the Finder.
The first issue isn't such a big deal, because usually SFS will create
a symbolic link for you (though, our boxes do not automatically create
such a link for the SFS test server). For example, our local server
is available on our own OS X machines at:
And, due to the symbolic link SFS creates, it's also available at:
To make this directory easily browsable from the Finder, we can just
symbolically link to the directory from anyplace that shows up fine in
the browser. For example:
ln -s /Volumes/sfs-smb/ /Users/viega/shell
This command will effectively create a folder called "shell" in
viega's home directory that accesses the remote SFS server.
Startup Configuration
Now you'll probably want everything to start up on boot. You can
start the SMB services and the SFS Client Daemon (sfscd) automatically
on boot. We'll assume that you have an SFS login to,
and that you wish to authenticate only once when you log in. Note
that (unless your password is already set, etc) you will need to log
into the server once and set your SFS password using the command:
sfskey register
As root, perform the following steps:
1. mkdir /Library/StartupItems/SFS
2. Edit the file /Library/StartupItems/SFS/SFS, and insert the following:
. /etc/rc.common
if [ "${NETWORKUP}" = "-NO-" ]; then exit; fi
ConsoleMessage "Setting up SFS client"
# First we'll start SMB services:
/usr/local/samba/bin/smbd -D
/usr/local/samba/bin/nmbd -D # Not strictly necessary
# Now start the SFS Client Daemon
3. chmod +x /Library/StartupItems/SFS/SFS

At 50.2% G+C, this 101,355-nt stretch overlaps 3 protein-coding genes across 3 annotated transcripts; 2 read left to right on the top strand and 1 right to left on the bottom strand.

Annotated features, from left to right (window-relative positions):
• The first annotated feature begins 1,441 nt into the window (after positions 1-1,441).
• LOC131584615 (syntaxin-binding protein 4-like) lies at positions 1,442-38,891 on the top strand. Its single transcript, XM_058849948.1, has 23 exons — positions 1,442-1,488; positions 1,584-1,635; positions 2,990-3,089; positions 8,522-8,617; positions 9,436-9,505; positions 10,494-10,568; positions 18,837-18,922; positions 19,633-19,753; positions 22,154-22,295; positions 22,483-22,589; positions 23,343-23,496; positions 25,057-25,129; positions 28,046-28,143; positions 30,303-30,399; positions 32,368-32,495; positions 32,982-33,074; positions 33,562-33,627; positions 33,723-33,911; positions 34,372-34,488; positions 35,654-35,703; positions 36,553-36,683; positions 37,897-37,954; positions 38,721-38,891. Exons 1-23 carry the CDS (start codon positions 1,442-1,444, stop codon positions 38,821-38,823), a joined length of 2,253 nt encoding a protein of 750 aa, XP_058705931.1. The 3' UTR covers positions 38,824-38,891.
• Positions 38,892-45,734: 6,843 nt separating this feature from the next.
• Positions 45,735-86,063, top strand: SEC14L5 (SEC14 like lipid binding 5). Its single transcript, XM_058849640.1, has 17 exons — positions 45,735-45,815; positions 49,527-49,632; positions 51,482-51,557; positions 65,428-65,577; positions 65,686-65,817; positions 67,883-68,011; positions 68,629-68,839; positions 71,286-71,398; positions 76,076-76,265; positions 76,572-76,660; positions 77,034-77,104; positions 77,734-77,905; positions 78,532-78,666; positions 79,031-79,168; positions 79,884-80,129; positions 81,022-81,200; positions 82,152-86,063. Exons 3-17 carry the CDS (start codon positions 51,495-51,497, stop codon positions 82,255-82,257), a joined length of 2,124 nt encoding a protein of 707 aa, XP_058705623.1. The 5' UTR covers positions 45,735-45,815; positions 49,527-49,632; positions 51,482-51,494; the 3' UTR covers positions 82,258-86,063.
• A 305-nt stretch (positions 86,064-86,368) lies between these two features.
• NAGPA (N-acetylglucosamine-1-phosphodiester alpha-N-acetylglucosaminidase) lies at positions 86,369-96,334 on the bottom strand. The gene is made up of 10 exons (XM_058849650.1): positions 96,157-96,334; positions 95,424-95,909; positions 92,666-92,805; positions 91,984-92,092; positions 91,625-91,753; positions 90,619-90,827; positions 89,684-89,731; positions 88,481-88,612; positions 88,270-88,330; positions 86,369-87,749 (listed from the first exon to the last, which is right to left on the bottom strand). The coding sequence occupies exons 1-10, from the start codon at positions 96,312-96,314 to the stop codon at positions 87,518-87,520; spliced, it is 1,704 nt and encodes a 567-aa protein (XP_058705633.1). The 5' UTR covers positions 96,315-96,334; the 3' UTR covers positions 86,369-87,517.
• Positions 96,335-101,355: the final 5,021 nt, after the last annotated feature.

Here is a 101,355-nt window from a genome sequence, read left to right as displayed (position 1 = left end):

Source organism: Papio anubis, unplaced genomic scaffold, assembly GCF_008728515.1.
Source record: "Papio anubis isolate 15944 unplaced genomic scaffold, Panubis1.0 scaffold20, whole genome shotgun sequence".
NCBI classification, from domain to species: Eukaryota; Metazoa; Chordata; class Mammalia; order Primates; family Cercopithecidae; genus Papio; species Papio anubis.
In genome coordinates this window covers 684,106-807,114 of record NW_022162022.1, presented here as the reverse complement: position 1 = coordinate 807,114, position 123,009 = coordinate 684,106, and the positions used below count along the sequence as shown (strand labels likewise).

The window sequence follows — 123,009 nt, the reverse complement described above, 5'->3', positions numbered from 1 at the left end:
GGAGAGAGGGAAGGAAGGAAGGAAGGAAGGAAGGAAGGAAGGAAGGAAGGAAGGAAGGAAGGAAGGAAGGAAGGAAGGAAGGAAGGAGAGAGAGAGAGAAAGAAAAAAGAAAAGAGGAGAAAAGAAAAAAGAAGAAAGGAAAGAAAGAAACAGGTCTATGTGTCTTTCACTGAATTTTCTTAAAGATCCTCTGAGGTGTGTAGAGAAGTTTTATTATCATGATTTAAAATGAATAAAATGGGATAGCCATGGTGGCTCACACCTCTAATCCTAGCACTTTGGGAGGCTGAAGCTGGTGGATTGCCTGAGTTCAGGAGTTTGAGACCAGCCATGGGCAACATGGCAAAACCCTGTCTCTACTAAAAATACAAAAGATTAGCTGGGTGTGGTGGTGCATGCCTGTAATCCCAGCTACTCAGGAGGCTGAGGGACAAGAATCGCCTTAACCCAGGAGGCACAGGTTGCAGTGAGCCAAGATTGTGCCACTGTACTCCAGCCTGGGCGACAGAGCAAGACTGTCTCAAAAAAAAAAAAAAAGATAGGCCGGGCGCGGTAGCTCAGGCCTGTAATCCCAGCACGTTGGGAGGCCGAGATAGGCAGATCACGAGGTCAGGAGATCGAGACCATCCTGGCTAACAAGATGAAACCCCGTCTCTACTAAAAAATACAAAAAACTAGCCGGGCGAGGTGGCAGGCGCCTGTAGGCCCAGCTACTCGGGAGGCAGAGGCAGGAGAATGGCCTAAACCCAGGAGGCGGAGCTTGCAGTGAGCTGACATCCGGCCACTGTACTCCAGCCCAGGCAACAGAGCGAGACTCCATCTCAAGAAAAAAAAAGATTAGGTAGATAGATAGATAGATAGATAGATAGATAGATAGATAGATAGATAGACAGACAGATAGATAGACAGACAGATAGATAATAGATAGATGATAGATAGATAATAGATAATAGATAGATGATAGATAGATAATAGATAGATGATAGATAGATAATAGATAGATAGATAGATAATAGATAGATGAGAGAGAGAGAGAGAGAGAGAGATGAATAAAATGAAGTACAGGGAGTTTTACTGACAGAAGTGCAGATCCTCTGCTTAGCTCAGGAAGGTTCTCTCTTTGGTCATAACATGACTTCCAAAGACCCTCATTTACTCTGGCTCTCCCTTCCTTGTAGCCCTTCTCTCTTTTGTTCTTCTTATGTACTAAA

4. Edit the file /Library/StartupItems/SFS/StartupParameters.plist and
insert the following:
Description = "Self-certifying File System";
Provides = ("SFS");
Requires = ("NFS");
OrderPreference = "None";
Messages =
start = "Starting SFS file system";
stop = "Stopping SFS file system";
Now everything you need to do as root in order to run SFS will start
automatically on boot.
When you log in after a reboot, you will still have a few things to do
before going about your business. First, you must mount the SMB file
system. Then, you must run sfsagent if you need to authenticate to
any servers. Check the SFS documentation on instructions for that.
Finally, you need to cause the directory to mount. That is, don't get
confused if you browse to /Volumes/sfs-smb/ and don't see your server
directory under there. SFS mounts those directories on-demand. If
you created a symbolic link, just "cd" to it. There might be a slight
delay, but the server's contents will show up (assuming you're
authenticated). Additionally, if you are using Microsoft Word, or
some other GUI-based program, if you do "Open Recent" on a file that
lives on the SFS share, the directory will automatically appear then,
The easiest way to automate all of the things you need to do when you
log in is to do the following:
1. Add Terminal to your login items (which you can do from the Login
pane under System Preferences).
2. Add some shell code to your shell startup that automatically
initializes everything SFS-related the first time you log in.
For example, on login, the below script checks to see if our server is
mounted. It's meant to be put in your ~/.login file.
setenv SFS_CREDS
if (! {( ls /sfs/ | grep ${SFS_SERVER} > /dev/null )}) then
echo "Setting up Samba mount for SFS..."
/sbin/mount_smbfs //`whoami`@ /Volumes/sfs-smb/
echo "Running 'sfs-agent'..."
if (/usr/local/bin/sfsagent ${SFS_CREDS}) then
pushd /sfs/${SFS_SERVER}
echo "SFS initialized!"
echo "SFS server auth failed. Please initialize manually."
Bash users can use the following script (which will normally place
this code in ~/.profile):
if test ! "`ls /sfs/ | grep ${SFS_SERVER}`"; then
echo "Setting up Samba mount for SFS..."
/sbin/mount_smbfs //`whoami`@ /Volumes/sfs-smb/
echo "Running 'sfsagent'..."
if /usr/local/bin/sfsagent ${SFS_CREDS}; then
pushd /sfs/${SFS_SERVER}
echo "SFS initialized!"
echo "SFS server auth failed. Please initialize manually."
Now, the first time you open an SFS file from some GUI-based programs,
you may get a popup asking you to authenticate again. Generally, you
can ignore the dialog, and just hit "Cancel", and your file will still